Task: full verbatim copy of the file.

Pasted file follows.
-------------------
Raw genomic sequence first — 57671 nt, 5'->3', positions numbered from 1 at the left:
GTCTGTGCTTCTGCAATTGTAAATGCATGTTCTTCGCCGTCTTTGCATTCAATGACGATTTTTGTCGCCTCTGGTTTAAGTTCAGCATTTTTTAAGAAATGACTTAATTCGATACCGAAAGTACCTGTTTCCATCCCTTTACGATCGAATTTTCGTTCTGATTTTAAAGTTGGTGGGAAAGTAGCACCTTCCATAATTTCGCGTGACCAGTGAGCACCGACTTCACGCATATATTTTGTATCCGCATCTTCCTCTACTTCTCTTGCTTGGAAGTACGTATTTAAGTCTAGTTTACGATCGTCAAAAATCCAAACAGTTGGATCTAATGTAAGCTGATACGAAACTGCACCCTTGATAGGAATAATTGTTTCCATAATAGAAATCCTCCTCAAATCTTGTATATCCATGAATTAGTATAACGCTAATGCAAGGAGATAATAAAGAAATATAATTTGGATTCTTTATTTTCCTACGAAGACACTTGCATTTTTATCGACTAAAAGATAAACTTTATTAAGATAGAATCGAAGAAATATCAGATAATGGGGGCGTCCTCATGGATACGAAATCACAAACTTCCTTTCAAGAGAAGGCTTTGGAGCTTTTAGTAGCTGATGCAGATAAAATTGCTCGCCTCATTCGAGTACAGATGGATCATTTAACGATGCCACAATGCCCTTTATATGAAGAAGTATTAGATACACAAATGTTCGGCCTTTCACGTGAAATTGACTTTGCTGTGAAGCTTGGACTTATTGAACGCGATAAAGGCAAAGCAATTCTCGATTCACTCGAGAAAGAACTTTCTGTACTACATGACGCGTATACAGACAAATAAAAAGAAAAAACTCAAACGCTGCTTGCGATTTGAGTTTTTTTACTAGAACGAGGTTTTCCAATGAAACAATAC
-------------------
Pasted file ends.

Raw genomic sequence first — 57671 nt, 5'->3', positions numbered from 1 at the left:
GTCTGTGCTTCTGCAATTGTAAATGCATGTTCTTCGCCGTCTTTGCATTCAATGACGATTTTTGTCGCCTCTGGTTTAAGTTCAGCATTTTTTAAGAAATGACTTAATTCGATACCGAAAGTACCTGTTTCCATCCCTTTACGATCGAATTTTCGTTCTGATTTTAAAGTTGGTGGGAAAGTAGCACCTTCCATAATTTCGCGTGACCAGTGAGCACCGACTTCACGCATATATTTTGTATCCGCATCTTCCTCTACTTCTCTTGCTTGGAAGTACGTATTTAAGTCTAGTTTACGATCGTCAAAAATCCAAACAGTTGGATCTAATGTAAGCTGATACGAAACTGCACCCTTGATAGGAATAATTGTTTCCATAATAGAAATCCTCCTCAAATCTTGTATATCCATGAATTAGTATAACGCTAATGCAAGGAGATAATAAAGAAATATAATTTGGATTCTTTATTTTCCTACGAAGACACTTGCATTTTTATCGACTAAAAGATAAACTTTATTAAGATAGAATCGAAGAAATATCAGATAATGGGGGCGTCCTCATGGATACGAAATCACAAACTTCCTTTCAAGAGAAGGCTTTGGAGCTTTTAGTAGCTGATGCAGATAAAATTGCTCGCCTCATTCGAGTACAGATGGATCATTTAACGATGCCACAATGCCCTTTATATGAAGAAGTATTAGATACACAAATGTTCGGCCTTTCACGTGAAATTGACTTTGCTGTGAAGCTTGGACTTATTGAACGCGATAAAGGCAAAGCAATTCTCGATTCACTCGAGAAAGAACTTTCTGTACTACATGACGCGTATACAGACAAATAAAAAGAAAAAACTCAAACGCTGCTTGCGATTTGAGTTTTTTTACTAGAACGAGGTTTTCCAATGAAACAATAC